Yogurt has long been lauded for its health benefits, and certain historical references even credit it for producing unusually long life spans in humans. While most of the health benefits have been isolated to the body, yogurt is actually very good for the skin too.
Beyond the protein, vitamins and minerals present in yogurt, it also has a very interesting “good bacteria” that fight disease and stimulate cell regeneration.
What It Is
Yogurt, which we are all familiar with, is produced by the bacterial fermentation of milk. These bacteria are known as yogurt cultures, namely lactobacillus bulgaricus (L. bulgaricus) and streptococcus thermophilus (S. thermophilus).
These cultures are also known as probiotics – microorganisms that are classified as good bacteria that help fight illness and disease, aid in mineral metabolism and support our internal flora.
In addition to probiotics, yogurt is also loaded with vitamins, calcium, minerals and growth factors. So what does all this mean to our skin?
How It Works
As I noted, yogurt’s high content of vitamins, minerals and growth factors all work to support overall skin health as well as healing and regeneration. Since probiotics have disease-fighting capabilities, they help boost the skin’s immunity against environmental aggressors.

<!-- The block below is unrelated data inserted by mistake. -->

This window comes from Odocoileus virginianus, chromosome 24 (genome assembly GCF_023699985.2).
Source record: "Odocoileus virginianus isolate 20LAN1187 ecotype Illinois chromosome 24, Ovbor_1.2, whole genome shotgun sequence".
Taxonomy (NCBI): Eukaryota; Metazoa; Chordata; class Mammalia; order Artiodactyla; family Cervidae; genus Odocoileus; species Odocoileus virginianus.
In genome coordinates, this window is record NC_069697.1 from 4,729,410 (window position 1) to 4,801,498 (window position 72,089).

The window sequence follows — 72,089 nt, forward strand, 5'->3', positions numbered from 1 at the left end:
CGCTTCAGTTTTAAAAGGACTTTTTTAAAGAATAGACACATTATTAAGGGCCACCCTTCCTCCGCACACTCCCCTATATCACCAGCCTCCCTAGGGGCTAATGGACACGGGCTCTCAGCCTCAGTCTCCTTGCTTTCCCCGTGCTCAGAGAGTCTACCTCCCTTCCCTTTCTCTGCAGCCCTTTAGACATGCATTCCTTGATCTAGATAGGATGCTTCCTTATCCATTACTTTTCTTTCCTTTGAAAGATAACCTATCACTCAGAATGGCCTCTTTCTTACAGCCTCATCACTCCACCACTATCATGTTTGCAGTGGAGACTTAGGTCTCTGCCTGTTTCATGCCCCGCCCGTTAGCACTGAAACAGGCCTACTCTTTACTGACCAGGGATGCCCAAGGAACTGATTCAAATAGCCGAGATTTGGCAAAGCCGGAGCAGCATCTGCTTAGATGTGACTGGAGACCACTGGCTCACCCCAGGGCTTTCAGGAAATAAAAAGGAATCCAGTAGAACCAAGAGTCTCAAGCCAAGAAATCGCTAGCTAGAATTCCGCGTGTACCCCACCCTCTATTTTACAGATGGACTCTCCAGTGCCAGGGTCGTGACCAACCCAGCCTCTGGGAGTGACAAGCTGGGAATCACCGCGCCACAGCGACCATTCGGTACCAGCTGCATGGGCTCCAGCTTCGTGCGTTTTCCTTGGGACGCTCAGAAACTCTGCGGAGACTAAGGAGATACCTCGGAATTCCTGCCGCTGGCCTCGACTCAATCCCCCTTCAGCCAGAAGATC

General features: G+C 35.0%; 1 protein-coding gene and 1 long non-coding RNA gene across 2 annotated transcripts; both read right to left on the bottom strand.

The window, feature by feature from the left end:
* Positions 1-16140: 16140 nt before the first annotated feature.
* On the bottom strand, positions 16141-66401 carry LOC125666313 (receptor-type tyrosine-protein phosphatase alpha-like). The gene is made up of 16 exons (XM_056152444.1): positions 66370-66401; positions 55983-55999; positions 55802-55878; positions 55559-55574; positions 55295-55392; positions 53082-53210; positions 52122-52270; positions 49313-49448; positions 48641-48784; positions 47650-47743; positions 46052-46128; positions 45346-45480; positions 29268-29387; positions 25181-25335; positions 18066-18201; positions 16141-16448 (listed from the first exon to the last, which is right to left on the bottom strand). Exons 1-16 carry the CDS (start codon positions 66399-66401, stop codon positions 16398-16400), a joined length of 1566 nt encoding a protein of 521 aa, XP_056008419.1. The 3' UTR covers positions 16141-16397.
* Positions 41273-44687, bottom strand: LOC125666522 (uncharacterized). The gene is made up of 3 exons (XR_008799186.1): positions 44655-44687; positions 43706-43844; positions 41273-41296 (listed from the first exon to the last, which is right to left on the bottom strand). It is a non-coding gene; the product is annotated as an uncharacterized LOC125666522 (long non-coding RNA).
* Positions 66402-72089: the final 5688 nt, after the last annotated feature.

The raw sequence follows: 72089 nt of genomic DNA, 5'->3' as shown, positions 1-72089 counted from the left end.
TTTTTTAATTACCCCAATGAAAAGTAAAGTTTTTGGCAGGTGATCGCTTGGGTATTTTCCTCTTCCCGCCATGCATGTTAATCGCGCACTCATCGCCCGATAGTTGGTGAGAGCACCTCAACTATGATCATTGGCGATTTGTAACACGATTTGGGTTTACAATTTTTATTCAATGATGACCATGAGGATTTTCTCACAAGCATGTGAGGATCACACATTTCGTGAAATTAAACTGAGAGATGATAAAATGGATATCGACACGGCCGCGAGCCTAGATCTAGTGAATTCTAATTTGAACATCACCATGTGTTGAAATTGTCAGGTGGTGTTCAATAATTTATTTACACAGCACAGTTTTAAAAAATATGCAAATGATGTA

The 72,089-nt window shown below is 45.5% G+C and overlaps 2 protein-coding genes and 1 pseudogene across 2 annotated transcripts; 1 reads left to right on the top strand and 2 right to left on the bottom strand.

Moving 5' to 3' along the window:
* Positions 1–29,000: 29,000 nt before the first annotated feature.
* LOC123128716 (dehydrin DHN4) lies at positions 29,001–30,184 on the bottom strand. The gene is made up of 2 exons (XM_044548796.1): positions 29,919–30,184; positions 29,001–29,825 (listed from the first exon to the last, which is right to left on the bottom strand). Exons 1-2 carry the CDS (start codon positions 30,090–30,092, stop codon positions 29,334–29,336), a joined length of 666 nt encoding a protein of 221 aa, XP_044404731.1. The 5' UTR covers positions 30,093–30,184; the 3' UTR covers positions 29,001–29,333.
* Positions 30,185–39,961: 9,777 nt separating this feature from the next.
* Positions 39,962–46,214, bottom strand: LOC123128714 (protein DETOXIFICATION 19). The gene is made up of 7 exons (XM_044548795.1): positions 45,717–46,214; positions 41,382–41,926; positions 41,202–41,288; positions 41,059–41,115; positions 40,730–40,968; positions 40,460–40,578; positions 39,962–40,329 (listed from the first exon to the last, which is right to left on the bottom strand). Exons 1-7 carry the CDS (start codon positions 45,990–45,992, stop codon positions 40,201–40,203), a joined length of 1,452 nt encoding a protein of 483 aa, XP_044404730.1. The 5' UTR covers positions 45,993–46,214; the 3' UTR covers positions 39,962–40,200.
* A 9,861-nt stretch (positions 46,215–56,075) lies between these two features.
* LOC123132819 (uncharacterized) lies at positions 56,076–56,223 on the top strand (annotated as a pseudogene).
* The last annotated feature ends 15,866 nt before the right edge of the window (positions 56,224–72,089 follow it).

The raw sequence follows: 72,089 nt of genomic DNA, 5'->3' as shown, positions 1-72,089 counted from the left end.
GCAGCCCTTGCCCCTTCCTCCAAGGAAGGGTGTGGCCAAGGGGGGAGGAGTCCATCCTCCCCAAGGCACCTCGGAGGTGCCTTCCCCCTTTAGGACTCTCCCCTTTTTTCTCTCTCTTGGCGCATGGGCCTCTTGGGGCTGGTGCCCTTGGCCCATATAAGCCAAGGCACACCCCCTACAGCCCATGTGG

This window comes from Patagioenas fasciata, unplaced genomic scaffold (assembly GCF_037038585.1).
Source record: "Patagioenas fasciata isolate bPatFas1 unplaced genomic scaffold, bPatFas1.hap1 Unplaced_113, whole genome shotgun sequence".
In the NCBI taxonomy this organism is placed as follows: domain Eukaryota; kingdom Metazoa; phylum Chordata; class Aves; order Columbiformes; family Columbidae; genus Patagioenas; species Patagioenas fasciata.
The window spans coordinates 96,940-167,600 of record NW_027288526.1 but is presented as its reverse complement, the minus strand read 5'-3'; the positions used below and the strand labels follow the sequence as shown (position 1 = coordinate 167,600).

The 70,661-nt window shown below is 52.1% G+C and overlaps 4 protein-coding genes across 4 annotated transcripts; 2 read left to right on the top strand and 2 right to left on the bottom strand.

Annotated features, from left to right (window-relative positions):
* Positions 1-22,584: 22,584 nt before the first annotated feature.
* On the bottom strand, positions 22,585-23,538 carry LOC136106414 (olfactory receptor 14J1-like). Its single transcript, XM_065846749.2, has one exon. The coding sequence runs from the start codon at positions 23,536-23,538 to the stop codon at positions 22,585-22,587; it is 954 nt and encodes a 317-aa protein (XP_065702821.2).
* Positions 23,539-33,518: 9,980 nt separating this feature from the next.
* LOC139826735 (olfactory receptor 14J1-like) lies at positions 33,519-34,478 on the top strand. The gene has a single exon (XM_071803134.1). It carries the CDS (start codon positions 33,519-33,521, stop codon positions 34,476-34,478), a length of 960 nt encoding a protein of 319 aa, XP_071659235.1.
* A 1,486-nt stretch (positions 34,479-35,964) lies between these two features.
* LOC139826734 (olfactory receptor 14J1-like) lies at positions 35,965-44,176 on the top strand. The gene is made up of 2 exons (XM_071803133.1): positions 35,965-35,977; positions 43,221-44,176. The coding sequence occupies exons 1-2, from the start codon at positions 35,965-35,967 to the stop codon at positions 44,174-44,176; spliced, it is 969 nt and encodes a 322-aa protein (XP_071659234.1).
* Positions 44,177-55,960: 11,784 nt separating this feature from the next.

Another interesting feature of yogurt, is during the fermentation process, the bacteria produces lactic acid as a byproduct, which stimulates cell turnover, provides hydration, and softens and smoothes the skin.
In addition to eating yogurt, applying it topically will help support healthy, vibrant skin.
Where to Find It
Yogurt extract was recently added to our Milk Plus cleansers. The new probiotic-enriched formula works to provide the skin a deepcleanse, while balancing the good bacteria, and providing skin-soothing and antiseptic support. The Milk Plus, though it works with all skin types, is particularly beneficial for rosacea, burned, acne, aged and cancerous skin.
For more information on yogurt extract, refer to the Milk Plus white paper.
Question: Do you provide clients with information on the health benefits of specific ingredients?